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Heroes, Villains, or Let's-Not-Spoil-the-Party?
by Rabbi Yakov Horowitz

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Much digital ink has been spilled regarding the matter of the four Israeli seminaries previously owned/operated by Rabbi Elimelech Meisels, who resigned in disgrace after admitting to “unwanted physical contact of a sexual nature,” with his students, to a distinguished Chicago Beis Din.

One matter of utmost importance, however, has not been addressed -- namely, how are the supremely brave talmidos of Rabbi Meisels, who came forward to the Beis Din, being portrayed to the incoming classes of young ladies in those seminaries:

1) As nashim tzidkaniyos (righteous women) who, at great personal risk, did the right thing to protect others from what had happened to them?

2) As troublemakers and m’saprei lashon ha’ra (gossip-mongers), who ruined the career of Rabbi Meisels and jeopardized the very existence of the seminaries?

3) Or they are not mentioned at all – basically, “Let's-Not-Spoil-the-Party-by-discussing-sordid-things-like-this.” (In the month of Elul, no less)

My dear friends, we at Project YES feel very strongly that the only responsible position for the leadership and faculty of these seminaries (and all seminaries) is to take option #1.

We propose that option #2 and even #3 are unacceptable as they send a very dangerous message -- should current or future students have their boundaries violated, the wisest and safest route for them, would be to remain silent.

This is the quintessential "teachable moment" to educate our innocent and sheltered young ladies about hilchos yichud and their right to personal space. They also need to be taught that it is not a violation of hilchos lashon ha’ra to speak up, if these boundaries are violated in any way. Quite to the contrary, they should be informed that they are obligated to do so – and assured that they will be supported unconditionally when they do so.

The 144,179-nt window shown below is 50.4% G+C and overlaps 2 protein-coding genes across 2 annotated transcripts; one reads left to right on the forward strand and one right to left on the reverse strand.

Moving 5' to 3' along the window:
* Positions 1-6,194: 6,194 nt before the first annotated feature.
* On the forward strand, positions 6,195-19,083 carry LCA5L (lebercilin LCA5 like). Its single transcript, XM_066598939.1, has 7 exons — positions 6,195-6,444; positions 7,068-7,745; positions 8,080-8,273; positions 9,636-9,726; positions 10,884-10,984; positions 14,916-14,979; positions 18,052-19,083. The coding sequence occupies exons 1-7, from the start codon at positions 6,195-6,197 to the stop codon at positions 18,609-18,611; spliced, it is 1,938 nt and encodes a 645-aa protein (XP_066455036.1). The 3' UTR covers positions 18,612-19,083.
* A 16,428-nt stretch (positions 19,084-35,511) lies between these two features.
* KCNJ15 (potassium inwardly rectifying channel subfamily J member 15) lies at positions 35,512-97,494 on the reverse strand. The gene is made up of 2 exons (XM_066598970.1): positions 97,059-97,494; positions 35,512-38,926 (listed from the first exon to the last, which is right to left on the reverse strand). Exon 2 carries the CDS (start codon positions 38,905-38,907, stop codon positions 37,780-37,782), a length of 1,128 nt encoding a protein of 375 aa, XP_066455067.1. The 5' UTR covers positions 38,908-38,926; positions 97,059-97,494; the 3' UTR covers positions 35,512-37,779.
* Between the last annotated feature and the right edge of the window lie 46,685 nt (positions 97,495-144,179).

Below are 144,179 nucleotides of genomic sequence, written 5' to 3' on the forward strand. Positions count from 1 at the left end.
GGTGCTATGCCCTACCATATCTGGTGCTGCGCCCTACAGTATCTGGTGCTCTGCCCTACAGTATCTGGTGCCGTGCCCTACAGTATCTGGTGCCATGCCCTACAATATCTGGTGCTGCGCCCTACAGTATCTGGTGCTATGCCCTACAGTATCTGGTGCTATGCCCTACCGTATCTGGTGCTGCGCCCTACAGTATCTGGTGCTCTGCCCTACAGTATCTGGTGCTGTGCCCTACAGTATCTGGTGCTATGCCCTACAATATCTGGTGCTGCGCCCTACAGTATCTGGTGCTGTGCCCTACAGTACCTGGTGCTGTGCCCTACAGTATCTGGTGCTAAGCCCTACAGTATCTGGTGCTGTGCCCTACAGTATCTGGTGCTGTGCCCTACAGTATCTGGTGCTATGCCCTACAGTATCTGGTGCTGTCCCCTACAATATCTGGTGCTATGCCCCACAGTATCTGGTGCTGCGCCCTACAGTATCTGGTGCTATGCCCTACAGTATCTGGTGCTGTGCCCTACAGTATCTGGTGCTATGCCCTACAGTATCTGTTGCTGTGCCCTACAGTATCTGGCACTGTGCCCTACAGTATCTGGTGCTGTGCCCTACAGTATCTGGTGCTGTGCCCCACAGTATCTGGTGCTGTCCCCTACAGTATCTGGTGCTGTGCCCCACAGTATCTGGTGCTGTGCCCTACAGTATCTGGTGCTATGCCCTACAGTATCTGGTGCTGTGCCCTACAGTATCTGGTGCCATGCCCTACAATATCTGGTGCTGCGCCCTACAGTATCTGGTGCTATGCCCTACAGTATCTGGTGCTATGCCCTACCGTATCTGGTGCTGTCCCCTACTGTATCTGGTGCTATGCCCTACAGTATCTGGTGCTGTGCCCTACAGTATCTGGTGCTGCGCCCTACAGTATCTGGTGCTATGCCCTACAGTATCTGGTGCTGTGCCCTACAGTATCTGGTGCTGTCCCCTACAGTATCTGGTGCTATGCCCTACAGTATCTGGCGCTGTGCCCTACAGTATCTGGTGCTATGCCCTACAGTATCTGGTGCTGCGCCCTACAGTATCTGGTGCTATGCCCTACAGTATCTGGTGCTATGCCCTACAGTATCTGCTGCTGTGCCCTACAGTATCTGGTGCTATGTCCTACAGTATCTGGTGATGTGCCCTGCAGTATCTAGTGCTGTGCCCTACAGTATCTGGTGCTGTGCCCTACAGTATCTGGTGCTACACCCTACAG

Giving the young ladies messages contrary to these -- either by commission or omission -- after such a public scandal occurred, will create a toxic and unsafe environment for them both physically and spiritually.

We write these lines to encourage the current leadership of these seminaries, and to the educators in all high schools and seminaries, to convey these critical messages to their students, and to empower the parents of the students to insist that they do.

We also feel compelled to share with all parents and educators that you ought to be stressing to your children, especially your teenage daughters, that the halachos of yichud in particular, and the norms of personal boundaries overall apply to everyone equally. Why is this important? Because we see time and again that respected authority figures who violated their public trust, were given far too much leeway when hilchos yichud was violated.

This is due the extraordinary power The Halo Effect has on our thinking – permitting behaviors that are terribly wrong to go unchecked.

The lines below are from The Halo Effect and Good Fences which we encourage all parents/educators to carefully read:

…Because for many years, blaring warning signs of flagrant and very serious violations of Hilchos Yichud (laws forbidding opposite gender people who are not family members secluding themselves with each other) went unheard due to the soothing white noise generated by The Halo Effect – with disastrous results.

The Williamsburg community would never have tolerated a male “outsider” conducting four-hour counseling sessions with a young lady behind a triple-locked door. But a trusted member of the kehila was given a full pass on this critical component of Hilchos Arayos (laws governing immoral activities).

Many centuries before the development of the current norms of behavioral transparency (which, for example, has made it common practice for a female nurse to accompany a male doctor who is examining a woman), our Chazal (sages), in their infinite wisdom, created Hilchos Yichud, fulfilling their dictum in the opening words of Pirkei Avos (1:1), “Asu s’yog la’Torah (build a [protective] fence around the Torah).”

These laws were not developed for teens-at-risk. They were meant to protect everyone from the ferocious power that the Yetzer Ho’ra unleashes in these arenas. In fact, a governing principle of these halachos is “Ain apitropis l’arayos,” loosely translated to mean that there no exceptions whatsoever in their application regardless of the individual’s standing or piety.

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